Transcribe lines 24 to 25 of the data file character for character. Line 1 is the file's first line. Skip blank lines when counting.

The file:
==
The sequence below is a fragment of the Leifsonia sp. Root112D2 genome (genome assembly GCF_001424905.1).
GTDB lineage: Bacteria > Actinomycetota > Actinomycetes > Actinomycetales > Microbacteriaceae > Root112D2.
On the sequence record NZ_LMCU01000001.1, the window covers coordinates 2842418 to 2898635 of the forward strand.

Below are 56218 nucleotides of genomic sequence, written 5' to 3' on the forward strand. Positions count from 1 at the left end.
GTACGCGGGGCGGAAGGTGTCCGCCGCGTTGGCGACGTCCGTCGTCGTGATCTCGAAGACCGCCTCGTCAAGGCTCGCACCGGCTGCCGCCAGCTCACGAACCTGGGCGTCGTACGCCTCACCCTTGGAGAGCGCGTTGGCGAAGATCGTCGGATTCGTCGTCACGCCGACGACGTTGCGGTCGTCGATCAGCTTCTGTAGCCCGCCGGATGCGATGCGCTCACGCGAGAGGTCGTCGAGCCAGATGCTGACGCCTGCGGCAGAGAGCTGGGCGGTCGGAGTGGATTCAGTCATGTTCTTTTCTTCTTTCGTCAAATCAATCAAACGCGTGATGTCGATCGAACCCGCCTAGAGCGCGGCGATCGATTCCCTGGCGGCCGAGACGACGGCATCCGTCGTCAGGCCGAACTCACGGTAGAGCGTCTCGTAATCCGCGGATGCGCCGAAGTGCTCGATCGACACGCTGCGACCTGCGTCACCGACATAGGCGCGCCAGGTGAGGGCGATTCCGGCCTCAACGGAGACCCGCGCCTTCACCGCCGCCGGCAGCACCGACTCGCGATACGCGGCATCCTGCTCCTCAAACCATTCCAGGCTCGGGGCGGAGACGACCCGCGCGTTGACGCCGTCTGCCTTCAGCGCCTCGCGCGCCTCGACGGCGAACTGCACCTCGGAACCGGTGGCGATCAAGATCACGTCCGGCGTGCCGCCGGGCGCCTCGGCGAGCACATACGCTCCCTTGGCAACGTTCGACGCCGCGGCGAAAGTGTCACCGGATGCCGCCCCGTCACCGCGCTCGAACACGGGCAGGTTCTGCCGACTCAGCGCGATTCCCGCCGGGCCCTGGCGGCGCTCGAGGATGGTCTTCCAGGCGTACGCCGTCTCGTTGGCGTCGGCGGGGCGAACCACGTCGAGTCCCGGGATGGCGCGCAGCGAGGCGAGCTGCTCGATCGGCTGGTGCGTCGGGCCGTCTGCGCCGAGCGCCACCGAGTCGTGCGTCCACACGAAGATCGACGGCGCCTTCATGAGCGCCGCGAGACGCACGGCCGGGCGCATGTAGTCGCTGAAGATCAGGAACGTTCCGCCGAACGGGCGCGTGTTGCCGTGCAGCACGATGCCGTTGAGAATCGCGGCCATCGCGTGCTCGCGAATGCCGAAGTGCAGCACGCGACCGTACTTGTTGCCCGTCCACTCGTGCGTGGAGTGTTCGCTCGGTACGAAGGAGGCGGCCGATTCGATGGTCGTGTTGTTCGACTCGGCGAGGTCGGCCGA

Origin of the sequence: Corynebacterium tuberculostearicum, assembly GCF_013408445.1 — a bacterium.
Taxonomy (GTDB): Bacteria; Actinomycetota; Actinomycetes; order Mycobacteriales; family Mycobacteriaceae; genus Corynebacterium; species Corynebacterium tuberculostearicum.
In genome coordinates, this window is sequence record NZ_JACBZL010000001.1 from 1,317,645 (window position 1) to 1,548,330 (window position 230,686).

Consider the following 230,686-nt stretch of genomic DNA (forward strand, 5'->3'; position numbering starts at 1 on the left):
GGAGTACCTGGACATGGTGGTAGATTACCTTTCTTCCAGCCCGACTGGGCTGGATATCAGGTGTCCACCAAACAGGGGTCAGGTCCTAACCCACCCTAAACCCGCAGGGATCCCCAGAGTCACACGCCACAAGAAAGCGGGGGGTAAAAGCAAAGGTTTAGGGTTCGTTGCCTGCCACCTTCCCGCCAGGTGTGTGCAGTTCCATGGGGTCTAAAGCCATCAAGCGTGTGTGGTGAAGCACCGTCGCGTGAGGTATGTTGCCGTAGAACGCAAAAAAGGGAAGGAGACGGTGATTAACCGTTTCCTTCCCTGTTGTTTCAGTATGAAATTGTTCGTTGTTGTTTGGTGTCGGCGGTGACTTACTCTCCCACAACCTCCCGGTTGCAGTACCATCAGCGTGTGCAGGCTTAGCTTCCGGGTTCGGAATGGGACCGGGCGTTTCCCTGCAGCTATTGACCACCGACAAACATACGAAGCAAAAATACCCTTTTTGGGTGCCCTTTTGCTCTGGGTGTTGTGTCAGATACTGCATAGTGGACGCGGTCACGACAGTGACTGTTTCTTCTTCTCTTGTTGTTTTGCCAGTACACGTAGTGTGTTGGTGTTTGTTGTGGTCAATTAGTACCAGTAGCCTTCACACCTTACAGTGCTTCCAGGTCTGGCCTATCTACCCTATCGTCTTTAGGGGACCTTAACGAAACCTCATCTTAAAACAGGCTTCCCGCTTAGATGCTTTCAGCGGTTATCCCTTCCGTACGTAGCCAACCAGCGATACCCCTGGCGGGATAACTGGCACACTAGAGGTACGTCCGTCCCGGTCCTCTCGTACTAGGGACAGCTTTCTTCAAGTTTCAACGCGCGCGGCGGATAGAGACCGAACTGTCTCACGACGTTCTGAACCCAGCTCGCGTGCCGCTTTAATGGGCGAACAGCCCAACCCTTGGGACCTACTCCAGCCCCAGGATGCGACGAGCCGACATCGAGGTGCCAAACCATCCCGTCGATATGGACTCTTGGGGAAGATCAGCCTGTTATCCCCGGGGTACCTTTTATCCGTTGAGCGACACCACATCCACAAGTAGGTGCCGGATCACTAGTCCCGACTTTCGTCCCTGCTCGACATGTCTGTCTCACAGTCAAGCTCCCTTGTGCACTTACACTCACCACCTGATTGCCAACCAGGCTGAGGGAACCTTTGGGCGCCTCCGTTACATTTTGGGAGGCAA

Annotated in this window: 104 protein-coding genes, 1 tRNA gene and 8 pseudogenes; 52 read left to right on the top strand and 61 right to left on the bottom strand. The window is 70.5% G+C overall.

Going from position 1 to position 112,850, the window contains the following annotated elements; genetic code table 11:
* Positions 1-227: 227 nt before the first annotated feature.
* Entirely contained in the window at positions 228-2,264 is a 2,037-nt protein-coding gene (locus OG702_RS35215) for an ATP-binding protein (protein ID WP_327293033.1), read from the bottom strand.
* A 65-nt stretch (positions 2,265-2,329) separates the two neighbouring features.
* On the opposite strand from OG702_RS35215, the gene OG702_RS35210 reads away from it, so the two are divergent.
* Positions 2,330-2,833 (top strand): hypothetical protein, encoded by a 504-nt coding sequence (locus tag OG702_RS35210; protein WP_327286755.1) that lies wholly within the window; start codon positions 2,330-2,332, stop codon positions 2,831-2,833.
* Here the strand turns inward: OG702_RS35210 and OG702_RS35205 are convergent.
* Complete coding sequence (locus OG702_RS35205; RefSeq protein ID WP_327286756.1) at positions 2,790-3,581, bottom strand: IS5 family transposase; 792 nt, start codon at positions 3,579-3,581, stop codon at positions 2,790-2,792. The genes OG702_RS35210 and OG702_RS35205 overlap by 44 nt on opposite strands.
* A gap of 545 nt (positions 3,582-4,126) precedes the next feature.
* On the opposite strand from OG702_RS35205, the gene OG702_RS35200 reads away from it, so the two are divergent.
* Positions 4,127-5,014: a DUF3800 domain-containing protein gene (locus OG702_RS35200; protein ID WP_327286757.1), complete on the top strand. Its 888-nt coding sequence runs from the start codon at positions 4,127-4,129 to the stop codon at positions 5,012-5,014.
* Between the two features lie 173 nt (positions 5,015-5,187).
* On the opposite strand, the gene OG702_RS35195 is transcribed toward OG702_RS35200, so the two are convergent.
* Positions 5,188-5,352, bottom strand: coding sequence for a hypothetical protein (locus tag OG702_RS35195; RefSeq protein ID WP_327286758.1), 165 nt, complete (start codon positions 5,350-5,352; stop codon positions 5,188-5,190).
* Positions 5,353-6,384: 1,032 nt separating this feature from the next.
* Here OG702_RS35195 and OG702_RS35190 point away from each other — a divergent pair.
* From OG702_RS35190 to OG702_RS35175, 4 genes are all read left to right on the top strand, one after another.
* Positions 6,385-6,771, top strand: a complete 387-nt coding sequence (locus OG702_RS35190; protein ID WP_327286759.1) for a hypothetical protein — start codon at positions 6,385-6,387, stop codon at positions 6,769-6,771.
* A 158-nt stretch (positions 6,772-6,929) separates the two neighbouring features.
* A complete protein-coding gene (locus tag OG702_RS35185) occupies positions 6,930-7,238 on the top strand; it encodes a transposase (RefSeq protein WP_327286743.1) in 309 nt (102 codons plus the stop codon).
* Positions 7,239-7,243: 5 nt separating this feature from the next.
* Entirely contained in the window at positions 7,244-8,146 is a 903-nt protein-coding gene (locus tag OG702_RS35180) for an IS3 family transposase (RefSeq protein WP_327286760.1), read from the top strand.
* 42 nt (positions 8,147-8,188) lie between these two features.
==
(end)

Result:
* On the opposite strand, the gene OG702_RS35195 is transcribed toward OG702_RS35200, so the two are convergent.
* Positions 5,188-5,352, bottom strand: coding sequence for a hypothetical protein (locus tag OG702_RS35195; RefSeq protein ID WP_327286758.1), 165 nt, complete (start codon positions 5,350-5,352; stop codon positions 5,188-5,190).